Central Florida’s Fantastic Owls

It’s been a crazy busy week, with lots going on, as usual, but today, I’m off for some fun! Yeah, I had to put a LOT of work hours into the slide presentation I’ll be doing, but  when I see so many smiling faces in the audience (some new, some old friends), it’s immediately worth every minute.

This is #11 in my Central Florida’s Fabulous Wildlife series, and I’ve thoroughly enjoyed each and every one of them. If you’re in the area, come on by. It’s FREE, no reservations required. 

Where: Enterprise Museum, 360 Main St, Enterprise, FL (286-259-5900)
When: Today, 1:00pm to 3:00pm 
Why: Because–FUN! (And a chance to learn how to identify the owls that call Florida home. )

Hope to see you there!

24 thoughts on “Central Florida’s Fantastic Owls

    • Thanks, Darlene! I hope you’re right, but honestly, the folks who come to these presentations are so nice they make every one of them fun! Yes, owls are special birds with the most remarkable of adaptations. I’m pretty familiar with all of ours, but I can tell you, researching for this program taught me a LOT of new things. For instance, did you know that barn owls have asymmetrical ears? The left one is situated above the plane of the eyes, and the right one is lower. This is one reason why their ability to locate prey by sound is the best of any animal that’s ever been tested. Nature. Ya gotta love it!! No, seriously. Ya GOTTA. I insist! 😀 😀 😀

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        • See? I knew you’d like it! 😀 Yes, of course you may use it. I found it on one of my many bird research sites–possibly Cornell or NatGeo. Maybe even Audubon. It’s also on my iBird App–an app I wouldn’t be without, loaded with info, range maps, sounds, and more. So spreading the word is a good thing. Makes the owls that much more interesting, I think.

          I haven’t yet discovered if they are the only owls with this adaptation, but I suspect they might be. I know the facial feather “disk” aids in directing sound to their ears, but this is true of most, if not all, owls.

          Barn owls are also the widest spread land bird in the world, and are present on every continent except Antarctica. (There are 46 different “races” of barn owl, in a range of sizes and some variation in color.) The North American birds are the largest, more than twice the size of the smallest, which are found on the Galapagos Islands.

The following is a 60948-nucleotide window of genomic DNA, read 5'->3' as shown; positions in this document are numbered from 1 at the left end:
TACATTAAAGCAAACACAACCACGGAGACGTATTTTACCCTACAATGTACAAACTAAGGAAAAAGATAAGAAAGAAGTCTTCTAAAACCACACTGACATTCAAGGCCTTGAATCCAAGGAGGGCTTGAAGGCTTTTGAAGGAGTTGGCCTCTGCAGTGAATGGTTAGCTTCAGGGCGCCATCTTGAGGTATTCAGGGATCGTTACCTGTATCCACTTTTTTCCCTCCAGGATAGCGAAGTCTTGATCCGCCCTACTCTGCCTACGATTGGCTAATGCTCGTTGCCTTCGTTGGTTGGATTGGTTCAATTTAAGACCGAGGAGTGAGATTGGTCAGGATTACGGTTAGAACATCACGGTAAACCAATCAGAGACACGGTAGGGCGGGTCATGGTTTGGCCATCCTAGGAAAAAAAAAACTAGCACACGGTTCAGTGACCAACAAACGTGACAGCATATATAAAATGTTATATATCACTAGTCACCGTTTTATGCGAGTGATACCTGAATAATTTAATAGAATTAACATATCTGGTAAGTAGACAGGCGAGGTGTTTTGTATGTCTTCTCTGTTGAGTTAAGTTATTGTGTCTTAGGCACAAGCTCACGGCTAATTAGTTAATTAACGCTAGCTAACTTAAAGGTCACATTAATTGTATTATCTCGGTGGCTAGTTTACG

See what happens when you ask me bird questions?? 😀 Hope some of that is useful to you! 🙂 ❤

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    • Thanks, Olga, and I can’t think of anything more fun than having you and lots of other folks I’ve met through blogging show up some day at one of these! We’d have so much fun!! 😀 Who knows? Maybe it will happen someday. 🙂 ❤

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    • The little classroom at the museum was filled, and they were a super group! I always enjoying sharing my love of nature, and owls are especially interesting and beautiful. 😀 I’m so lucky to have the opportunity to do these events at two of our area’s wonderful venues, the Enterprise Museum and DeBary Hall. Blessings come along when you least expect them! 😀 ❤

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    • Thanks, Sarah. It went very well, and was truly a lot of fun. Everyone was laughing, and oohing and aahing over photos, and asking all the right questions. I had some pretty good tidbits of info tucked in there that made their eyes pop wide now and then, too. I LOVE it when everything comes together right and the audience is having as much fun as I am! 😀

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    • Thanks, Staci. This was actually presented this past Saturday and it went super well! So much fun! I’m going to try to do a post on it later on, if I have a few extra minutes. But I appreciate the well wishes just the same. 🙂 ❤

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  1. I’ve loved the wildlife snippets you’ve put up in the past – informative, amusing and pitched at the right level. I’m sorry I can’t witness one of your talks first hand as I know I’d have a great time along with everyone else. Perhaps I’ll find myself in Florida sometime soon and I’ll beat a path to your door!
    I love owls, too. I have little wooden ones dotted around the house and perched on shelves behind my desk. I live in hope of them passing some of their wisdom my way…
    Bet you have a great time with the Florida Black Bear presentation. 🙂 ❤

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    • Thanks, Trish. Oh, I hope you DO beat a path to my door someday! We’d have a great time! And I’m glad you enjoy my wildlife snippets. The owl program was a lot of fun and turned out great, but sadly, I have to reschedule the bears. I’ve run into some complications with changing my meds, and I’m not feeling well. Nothing serious (yet). Just dizziness, mostly, which is preventing me from driving for now. Once we get the meds worked out, I’m sure all will be back to normal, and we are planning to reschedule the bears this fall, if possible. 🙂 Meanwhile, I’m taking a day or two off and being lazy. 😀

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            • I’m hoping I WILL feel like writing, honestly. If I do, I’m going to, because when I don’t have a hundred other things on my mind, I find writing extremely relaxing and enjoyable. 😀 But if I’m still dragging around, I’m not going to push myself. And btw, it does my heart good to know you’re eager for more of Rabbit’s latest adventure. 😀 ❤

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